4 Mortgage Relief Scams Every VA Loan Beneficiaries Should Avoid

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A recent Government Accountability Office (GAO) report called the attention of the Department of Veterans Affairs (VA) to improve their ways of protecting veterans against fraudsters who might take advantage of their situation. Veterans are highly vulnerable to scams especially if they are falling behind on their mortgage and are already threatened to lose their homes.

Too good to be true mortgage relief tactics use catchy phrases like “Stop Foreclosure Now!” “Get a Loan Modification!” or “100% Money Back Guarantee.”. However, organizations that offer these kinds of assistance inflict even more financial harm to unsuspecting veterans.

The Consumer Information of the Federal Trade Commission has identified at least four tactics that scammers employ to abuse the finances of troubled veterans.

  1. Organizations that offer fake counseling or phantom help – Be suspicious of organizations that claim to represent a law firm and ask you for a fee before they promise to help you negotiate a deal with your lender to save your home or lower your payments. Once these organizations get your money, you’ll no longer hear anything from them. Sometimes, they may insist that you make your mortgage payments directly to them while they negotiate with your lender. Just like in the earlier scheme, they may collect a few months of payment and then disappear.
  2. Organizations that offer “forensic audit” – There could be organizations that might misrepresent themselves as “auditors” who have affiliation with attorneys or experts that offer you “forensic auditing” for an upfront fee. These fake entities will claim that you can use their report to reduce your mortgage, prevent a foreclosure, expedite your loan modification or even cancel your loan.
  3. Rent-to-buy tactics – Some scammers will trick you into a deal to surrender your home title and convert you from a homeowner to a renter on your own property for you to buy it back later. If you enter such deals, you may find it impossible to buy back your home, or even worse, get evicted.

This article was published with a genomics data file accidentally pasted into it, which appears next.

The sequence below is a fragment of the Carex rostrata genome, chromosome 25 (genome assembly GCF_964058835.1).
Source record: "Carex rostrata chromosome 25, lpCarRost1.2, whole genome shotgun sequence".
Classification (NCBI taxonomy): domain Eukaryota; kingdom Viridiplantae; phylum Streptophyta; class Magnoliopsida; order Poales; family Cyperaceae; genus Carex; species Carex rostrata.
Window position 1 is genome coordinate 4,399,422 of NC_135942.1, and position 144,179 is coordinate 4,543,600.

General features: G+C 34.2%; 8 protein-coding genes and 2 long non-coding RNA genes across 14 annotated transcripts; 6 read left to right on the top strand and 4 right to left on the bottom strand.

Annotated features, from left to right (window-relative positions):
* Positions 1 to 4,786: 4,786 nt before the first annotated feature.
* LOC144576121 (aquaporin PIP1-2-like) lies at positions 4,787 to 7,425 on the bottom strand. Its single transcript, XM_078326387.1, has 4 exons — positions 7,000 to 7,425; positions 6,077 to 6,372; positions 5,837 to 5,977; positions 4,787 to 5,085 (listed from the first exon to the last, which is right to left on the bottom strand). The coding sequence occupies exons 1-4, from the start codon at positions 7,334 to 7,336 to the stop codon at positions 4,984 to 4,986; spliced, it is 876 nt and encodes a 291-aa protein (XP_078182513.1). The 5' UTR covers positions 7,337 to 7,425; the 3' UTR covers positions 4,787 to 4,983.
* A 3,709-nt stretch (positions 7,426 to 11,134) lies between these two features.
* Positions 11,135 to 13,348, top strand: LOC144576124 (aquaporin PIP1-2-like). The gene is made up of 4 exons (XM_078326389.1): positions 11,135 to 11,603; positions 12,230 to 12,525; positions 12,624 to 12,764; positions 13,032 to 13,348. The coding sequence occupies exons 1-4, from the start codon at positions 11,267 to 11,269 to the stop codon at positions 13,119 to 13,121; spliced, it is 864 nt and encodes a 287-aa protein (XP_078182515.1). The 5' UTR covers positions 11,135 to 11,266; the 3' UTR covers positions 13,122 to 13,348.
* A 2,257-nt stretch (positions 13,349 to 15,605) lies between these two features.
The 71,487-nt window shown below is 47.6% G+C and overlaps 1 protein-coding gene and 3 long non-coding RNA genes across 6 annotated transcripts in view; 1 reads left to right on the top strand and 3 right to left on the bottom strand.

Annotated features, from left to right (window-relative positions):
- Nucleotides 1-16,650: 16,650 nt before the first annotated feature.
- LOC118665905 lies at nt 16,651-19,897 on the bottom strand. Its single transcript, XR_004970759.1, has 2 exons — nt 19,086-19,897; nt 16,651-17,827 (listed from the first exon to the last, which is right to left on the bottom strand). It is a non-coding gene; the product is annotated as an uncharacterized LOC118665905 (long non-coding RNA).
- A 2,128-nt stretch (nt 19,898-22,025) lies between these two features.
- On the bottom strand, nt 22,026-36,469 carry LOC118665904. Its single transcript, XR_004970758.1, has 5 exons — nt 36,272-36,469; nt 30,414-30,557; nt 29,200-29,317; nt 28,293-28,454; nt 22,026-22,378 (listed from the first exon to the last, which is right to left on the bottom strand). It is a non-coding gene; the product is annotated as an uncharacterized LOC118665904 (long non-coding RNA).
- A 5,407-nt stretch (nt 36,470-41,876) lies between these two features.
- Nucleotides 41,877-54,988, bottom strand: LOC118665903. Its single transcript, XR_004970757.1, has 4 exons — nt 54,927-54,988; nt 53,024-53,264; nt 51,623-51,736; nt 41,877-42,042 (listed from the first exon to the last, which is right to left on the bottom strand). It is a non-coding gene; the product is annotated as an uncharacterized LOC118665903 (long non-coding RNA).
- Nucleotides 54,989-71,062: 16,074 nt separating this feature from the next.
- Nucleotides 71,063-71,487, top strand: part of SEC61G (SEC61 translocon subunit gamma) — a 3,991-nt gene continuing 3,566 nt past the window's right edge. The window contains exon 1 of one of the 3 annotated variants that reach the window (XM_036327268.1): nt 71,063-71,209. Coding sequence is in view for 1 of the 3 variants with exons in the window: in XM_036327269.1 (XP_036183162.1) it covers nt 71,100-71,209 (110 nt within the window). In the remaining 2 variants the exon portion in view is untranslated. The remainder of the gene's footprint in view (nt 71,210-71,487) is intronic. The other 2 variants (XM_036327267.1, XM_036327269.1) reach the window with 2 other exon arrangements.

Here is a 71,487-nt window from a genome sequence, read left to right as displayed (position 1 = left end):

4. Bait-and-switch – Scammers will trick you to sign documents to get another loan to keep up with your mortgage. You might find those documents too complex to understand. One of the documents you could sign actually makes you sell your home to scammers that claim to be your “rescuers.”

Mortgage relief scammers find their victims through public foreclosure notices in newspapers, the internet, or through local government files. Scammers use online and offline advertising strategies to effectively get the attention of their potential victims.

A GAO Report to the Congressional Committees is urging the VA to take actions to better protect veterans from scams. The report revealed that veterans are either charged for services that they did not receive, or they get bad investment advice. The majority of the veterans and survivors receiving pension benefits were over the age of 80. Older veterans are often most prone to financial exploitation because scammers believe the elderly could no longer make good financial decisions.

A housing counselor can give you sound advice

As a distressed veteran homeowner, it is critical to understand that you don’t have to pay a company until you get your desired results. You may only need to make payments if your lender has given you a written form to modify your loan or get any form of relief. A HUD-approved housing counselor and the HOPE Hotline are your best options to get reliable advice if you’re starting to experience difficulty with your mortgage payments. You may only need to pay a minimum fee or nothing at all if you get advice from a counselor. If you think you’re likely to face foreclosure, you may want to consult with a lawyer.

As a distressed veteran homeowner, it is important for you to understand the common tactics used by scammers to exhaust your funds. A professional housing counselor can give you sound advice if you think you’re burdened with your mortgage.